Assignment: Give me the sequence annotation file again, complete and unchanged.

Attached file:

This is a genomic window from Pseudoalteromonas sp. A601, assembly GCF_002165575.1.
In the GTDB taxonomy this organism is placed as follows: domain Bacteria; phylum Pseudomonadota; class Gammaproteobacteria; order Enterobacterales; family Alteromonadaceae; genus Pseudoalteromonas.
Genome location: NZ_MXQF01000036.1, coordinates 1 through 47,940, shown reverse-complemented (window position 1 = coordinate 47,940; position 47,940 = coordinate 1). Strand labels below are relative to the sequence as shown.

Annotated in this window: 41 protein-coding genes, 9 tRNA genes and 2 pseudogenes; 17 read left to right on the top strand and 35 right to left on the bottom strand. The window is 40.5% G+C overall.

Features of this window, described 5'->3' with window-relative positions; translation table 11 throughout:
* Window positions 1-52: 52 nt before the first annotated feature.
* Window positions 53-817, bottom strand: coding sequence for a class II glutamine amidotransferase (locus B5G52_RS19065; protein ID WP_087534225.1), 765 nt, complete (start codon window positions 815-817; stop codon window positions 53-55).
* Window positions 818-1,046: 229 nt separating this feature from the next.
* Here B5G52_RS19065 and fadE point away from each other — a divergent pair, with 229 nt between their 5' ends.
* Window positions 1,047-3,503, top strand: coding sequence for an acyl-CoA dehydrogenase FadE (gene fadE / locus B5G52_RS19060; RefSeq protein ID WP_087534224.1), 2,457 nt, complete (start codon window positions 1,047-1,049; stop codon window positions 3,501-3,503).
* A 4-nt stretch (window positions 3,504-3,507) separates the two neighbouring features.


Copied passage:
This is a genomic window from Pseudoalteromonas sp. A601, assembly GCF_002165575.1.
In the GTDB taxonomy this organism is placed as follows: domain Bacteria; phylum Pseudomonadota; class Gammaproteobacteria; order Enterobacterales; family Alteromonadaceae; genus Pseudoalteromonas.
Genome location: NZ_MXQF01000036.1, coordinates 1 through 47,940, shown reverse-complemented (window position 1 = coordinate 47,940; position 47,940 = coordinate 1). Strand labels below are relative to the sequence as shown.

Annotated in this window: 41 protein-coding genes, 9 tRNA genes and 2 pseudogenes; 17 read left to right on the top strand and 35 right to left on the bottom strand. The window is 40.5% G+C overall.

Features of this window, described 5'->3' with window-relative positions; translation table 11 throughout:
* Window positions 1-52: 52 nt before the first annotated feature.
* Window positions 53-817, bottom strand: coding sequence for a class II glutamine amidotransferase (locus B5G52_RS19065; protein ID WP_087534225.1), 765 nt, complete (start codon window positions 815-817; stop codon window positions 53-55).
* Window positions 818-1,046: 229 nt separating this feature from the next.
* Here B5G52_RS19065 and fadE point away from each other — a divergent pair, with 229 nt between their 5' ends.
* Window positions 1,047-3,503, top strand: coding sequence for an acyl-CoA dehydrogenase FadE (gene fadE / locus B5G52_RS19060; RefSeq protein ID WP_087534224.1), 2,457 nt, complete (start codon window positions 1,047-1,049; stop codon window positions 3,501-3,503).
* A 4-nt stretch (window positions 3,504-3,507) separates the two neighbouring features.